Who Is Juan Diego? Facts About Indigenous Saint Who First Saw Virgen De Guadalupe

Virgin of Guadalupe
Día de la Virgen de Guadalupe is a popular Catholic feast that celebrates the belief that a man encountered the Virgin Mary, Mexico’s patron saint. Reuters

According to official Catholic accounts, on the morning of December 9, 1531, Juan Diego, an Indigenous man born in 1474 in Cuautitlan, Mexico, saw an apparition of a maiden at the Hill of Tepeyac. The area where the apparition was seen would become the town of Villa de Guadalupe in the suburbs of Mexico City.

The conversation that took place between Diego and the maiden was believed to have been said in his native Nahautl tongue. She instructed him to build a church at the site where they stood, in her honor. Reportedly, Juan Diego recognized the maiden as the Virgin Mary.

It is believed that he was granted four separate apparitions of the Virgin during the month of December on the hill of Tepeyac, where the current Basilica de Guadalupe stands. These apparitions known as "el acontecimiento Guadalupano" are the basis of the cult of Our Lady of Guadalupe.

Every December 12 of the year, which has been declared the Virgin’s celebration, the religious community, specifically in Mexico, gathers and travel to the country’s principal religious center at the Basilica of the Virgen of Guadalupe. Once there, the devoted will celebrate the Nuestra Señora de Guadalupe with a mass ceremony and a traditional fair in her honor. The Dia de la Virgen de Guadalupe became an national holiday in Mexico in 1859.

Due to his role and devotion to the Virgin Mary, Juan Diego was the first indigenous Roman Catholic saint. He was officially canonized in 2002, however, the process towards his sainthood began in 1974 which marked 400 years since his birth.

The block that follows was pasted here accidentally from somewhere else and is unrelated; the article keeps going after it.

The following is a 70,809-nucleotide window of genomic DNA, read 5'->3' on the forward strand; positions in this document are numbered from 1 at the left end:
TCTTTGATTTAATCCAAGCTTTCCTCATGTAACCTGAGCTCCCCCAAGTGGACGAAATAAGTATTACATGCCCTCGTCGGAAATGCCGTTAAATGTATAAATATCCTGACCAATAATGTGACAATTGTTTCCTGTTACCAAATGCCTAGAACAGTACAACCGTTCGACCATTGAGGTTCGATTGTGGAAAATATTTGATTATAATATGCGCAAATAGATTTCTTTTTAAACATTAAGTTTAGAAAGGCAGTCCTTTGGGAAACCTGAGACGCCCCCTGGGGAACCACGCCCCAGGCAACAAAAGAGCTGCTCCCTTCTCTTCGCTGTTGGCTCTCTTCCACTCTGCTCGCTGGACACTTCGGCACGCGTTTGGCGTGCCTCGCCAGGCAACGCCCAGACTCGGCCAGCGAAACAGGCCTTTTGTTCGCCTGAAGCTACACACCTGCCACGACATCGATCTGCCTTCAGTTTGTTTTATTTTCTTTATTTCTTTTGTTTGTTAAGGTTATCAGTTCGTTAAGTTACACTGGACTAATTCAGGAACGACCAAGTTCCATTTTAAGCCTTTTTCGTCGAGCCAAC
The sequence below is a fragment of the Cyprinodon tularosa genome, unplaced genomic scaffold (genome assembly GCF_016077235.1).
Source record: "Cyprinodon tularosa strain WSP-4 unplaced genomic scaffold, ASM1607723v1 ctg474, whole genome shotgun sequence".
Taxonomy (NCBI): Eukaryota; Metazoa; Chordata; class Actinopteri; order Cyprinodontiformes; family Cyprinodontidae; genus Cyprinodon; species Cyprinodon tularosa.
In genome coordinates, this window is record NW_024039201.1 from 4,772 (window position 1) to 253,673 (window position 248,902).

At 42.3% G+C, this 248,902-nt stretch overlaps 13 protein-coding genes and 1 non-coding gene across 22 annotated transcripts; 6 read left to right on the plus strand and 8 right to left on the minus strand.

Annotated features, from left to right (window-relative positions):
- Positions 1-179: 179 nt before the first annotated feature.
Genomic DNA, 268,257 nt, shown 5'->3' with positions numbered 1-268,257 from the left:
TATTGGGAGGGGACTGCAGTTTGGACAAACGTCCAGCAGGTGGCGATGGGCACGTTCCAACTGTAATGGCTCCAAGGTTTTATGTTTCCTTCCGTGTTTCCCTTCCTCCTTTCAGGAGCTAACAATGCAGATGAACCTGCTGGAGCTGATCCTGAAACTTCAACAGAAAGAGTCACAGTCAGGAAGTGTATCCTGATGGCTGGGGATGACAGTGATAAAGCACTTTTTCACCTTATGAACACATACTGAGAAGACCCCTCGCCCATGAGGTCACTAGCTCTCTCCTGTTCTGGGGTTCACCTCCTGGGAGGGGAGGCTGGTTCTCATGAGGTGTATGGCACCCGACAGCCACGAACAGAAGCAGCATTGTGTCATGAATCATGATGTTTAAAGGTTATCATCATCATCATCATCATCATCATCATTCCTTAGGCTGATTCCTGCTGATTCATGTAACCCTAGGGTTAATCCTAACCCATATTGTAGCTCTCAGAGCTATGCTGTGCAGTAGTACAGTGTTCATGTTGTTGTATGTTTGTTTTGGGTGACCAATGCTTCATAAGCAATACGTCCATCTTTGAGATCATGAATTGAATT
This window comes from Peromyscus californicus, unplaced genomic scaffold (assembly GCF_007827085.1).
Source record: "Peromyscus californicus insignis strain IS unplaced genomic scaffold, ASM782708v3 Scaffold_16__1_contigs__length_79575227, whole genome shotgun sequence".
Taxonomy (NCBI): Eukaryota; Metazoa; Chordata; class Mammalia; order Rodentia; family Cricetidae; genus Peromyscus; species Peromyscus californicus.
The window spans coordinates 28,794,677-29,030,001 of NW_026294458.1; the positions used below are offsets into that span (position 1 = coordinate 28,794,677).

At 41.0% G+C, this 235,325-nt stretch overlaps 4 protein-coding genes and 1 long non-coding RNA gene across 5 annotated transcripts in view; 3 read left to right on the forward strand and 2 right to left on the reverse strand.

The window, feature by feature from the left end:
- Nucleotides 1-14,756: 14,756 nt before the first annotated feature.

In January of 1984, the Archbishop of Mexico, Cardinal Ernesto Corripio Ahumada, initiated the inquiry into Juan Diego's beatification. Following a historical inquiry by the Vatican, he was officially beatified in 1990. After a lengthy process to authenticate Diego's miracles, he was finally canonized by Pope John Paul II on February 26, 2002.

Juan Diego's cloak is housed in the Basilica de Guadalupe: the cloak or mantle is said to have been imprinted with an image of the Virgen de Guadalupe, proof of the authenticity of the apparitions, making the Basilica the world's major center of pilgrimage for Roman Catholics, receiving over 20 million visitors in 2016, the vast bulk of whom were pilgrims traveling to pay homage to the Virgen and the saint who first saw her.

In addition to the reported apparitions seen by Juan Diego, the now saint also has miracles associated with him. Juan Diego's miracle occurred at the beginning of May, 1990 in Querétaro, Mexico. Juan José Barragán Silva was a young man who suffered heavily from a drug addiction. The man made the fateful decision to take his own life and jumped from his apartment building falling 32 feet to the ground.

In the wake of the devastating fall, Barragán’s mother, Esperanza called upon Juan Diego to save her son from his own suicide attempt. Despite sustaining severe injuries to his neck and spinal column, Barragán suddenly emerged from a coma completely and inexplicably recovered on May 6, 1990.

 

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Maria G. Valdez

Maria was born and raised in Dominican Republic, where she began her career in journalism covering human interest stories, entertainment, beauty and wellness for a national magazine. She moved to New York City to study Musical Theatre, but went back to journalism after graduating in an attempt of becoming the Latina Carrie Bradshaw. She has an unhealthy obsession with JLo and claims to be Sofia Vergara’s long-lost daughter, and has tried a crazy amount of treatments to keep looking young. She became a Zumba instructor for fun.